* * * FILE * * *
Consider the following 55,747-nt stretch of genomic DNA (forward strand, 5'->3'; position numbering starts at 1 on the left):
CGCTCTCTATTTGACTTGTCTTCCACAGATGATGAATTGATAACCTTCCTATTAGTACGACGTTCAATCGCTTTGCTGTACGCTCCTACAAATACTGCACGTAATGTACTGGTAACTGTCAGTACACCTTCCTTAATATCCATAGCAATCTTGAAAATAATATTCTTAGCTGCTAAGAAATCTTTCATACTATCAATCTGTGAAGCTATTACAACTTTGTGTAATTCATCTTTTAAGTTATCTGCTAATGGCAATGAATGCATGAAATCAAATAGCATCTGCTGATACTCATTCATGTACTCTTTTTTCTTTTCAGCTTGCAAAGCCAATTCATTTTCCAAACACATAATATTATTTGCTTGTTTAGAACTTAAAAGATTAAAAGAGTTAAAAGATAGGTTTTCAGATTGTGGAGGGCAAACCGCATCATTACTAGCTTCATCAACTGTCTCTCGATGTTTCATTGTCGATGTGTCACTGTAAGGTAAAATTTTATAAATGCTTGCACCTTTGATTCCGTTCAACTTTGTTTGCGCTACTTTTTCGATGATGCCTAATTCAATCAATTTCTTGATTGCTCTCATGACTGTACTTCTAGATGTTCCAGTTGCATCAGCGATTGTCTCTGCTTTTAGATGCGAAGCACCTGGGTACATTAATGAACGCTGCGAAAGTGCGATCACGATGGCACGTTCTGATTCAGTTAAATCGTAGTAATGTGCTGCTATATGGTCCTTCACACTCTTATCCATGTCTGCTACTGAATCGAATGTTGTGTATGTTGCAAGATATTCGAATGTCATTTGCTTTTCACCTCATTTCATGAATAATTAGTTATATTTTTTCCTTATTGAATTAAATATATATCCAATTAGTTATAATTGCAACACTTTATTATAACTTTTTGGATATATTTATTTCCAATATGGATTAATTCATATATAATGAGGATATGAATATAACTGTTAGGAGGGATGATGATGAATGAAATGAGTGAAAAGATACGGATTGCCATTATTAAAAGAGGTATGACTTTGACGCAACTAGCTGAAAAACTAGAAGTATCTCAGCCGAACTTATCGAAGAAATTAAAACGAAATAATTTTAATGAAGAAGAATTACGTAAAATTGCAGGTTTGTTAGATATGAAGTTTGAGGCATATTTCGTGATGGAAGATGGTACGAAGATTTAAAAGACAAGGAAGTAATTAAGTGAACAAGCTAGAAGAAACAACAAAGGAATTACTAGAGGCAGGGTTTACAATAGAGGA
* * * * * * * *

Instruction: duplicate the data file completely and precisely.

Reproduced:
Consider the following 55,747-nt stretch of genomic DNA (forward strand, 5'->3'; position numbering starts at 1 on the left):
CGCTCTCTATTTGACTTGTCTTCCACAGATGATGAATTGATAACCTTCCTATTAGTACGACGTTCAATCGCTTTGCTGTACGCTCCTACAAATACTGCACGTAATGTACTGGTAACTGTCAGTACACCTTCCTTAATATCCATAGCAATCTTGAAAATAATATTCTTAGCTGCTAAGAAATCTTTCATACTATCAATCTGTGAAGCTATTACAACTTTGTGTAATTCATCTTTTAAGTTATCTGCTAATGGCAATGAATGCATGAAATCAAATAGCATCTGCTGATACTCATTCATGTACTCTTTTTTCTTTTCAGCTTGCAAAGCCAATTCATTTTCCAAACACATAATATTATTTGCTTGTTTAGAACTTAAAAGATTAAAAGAGTTAAAAGATAGGTTTTCAGATTGTGGAGGGCAAACCGCATCATTACTAGCTTCATCAACTGTCTCTCGATGTTTCATTGTCGATGTGTCACTGTAAGGTAAAATTTTATAAATGCTTGCACCTTTGATTCCGTTCAACTTTGTTTGCGCTACTTTTTCGATGATGCCTAATTCAATCAATTTCTTGATTGCTCTCATGACTGTACTTCTAGATGTTCCAGTTGCATCAGCGATTGTCTCTGCTTTTAGATGCGAAGCACCTGGGTACATTAATGAACGCTGCGAAAGTGCGATCACGATGGCACGTTCTGATTCAGTTAAATCGTAGTAATGTGCTGCTATATGGTCCTTCACACTCTTATCCATGTCTGCTACTGAATCGAATGTTGTGTATGTTGCAAGATATTCGAATGTCATTTGCTTTTCACCTCATTTCATGAATAATTAGTTATATTTTTTCCTTATTGAATTAAATATATATCCAATTAGTTATAATTGCAACACTTTATTATAACTTTTTGGATATATTTATTTCCAATATGGATTAATTCATATATAATGAGGATATGAATATAACTGTTAGGAGGGATGATGATGAATGAAATGAGTGAAAAGATACGGATTGCCATTATTAAAAGAGGTATGACTTTGACGCAACTAGCTGAAAAACTAGAAGTATCTCAGCCGAACTTATCGAAGAAATTAAAACGAAATAATTTTAATGAAGAAGAATTACGTAAAATTGCAGGTTTGTTAGATATGAAGTTTGAGGCATATTTCGTGATGGAAGATGGTACGAAGATTTAAAAGACAAGGAAGTAATTAAGTGAACAAGCTAGAAGAAACAACAAAGGAATTACTAGAGGCAGGGTTTACAATAGAGGA